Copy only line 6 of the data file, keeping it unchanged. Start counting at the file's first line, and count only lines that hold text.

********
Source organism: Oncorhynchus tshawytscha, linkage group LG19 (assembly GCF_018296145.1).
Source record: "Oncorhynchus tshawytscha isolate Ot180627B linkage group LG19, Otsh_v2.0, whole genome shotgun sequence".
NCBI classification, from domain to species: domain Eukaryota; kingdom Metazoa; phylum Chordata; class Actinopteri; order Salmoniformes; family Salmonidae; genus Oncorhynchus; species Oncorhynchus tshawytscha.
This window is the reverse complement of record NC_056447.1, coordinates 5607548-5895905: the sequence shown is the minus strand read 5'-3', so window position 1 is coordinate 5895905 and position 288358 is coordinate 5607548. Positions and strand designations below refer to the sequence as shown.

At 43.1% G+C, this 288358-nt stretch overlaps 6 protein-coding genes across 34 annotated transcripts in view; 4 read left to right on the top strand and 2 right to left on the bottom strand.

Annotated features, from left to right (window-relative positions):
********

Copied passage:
Annotated features, from left to right (window-relative positions):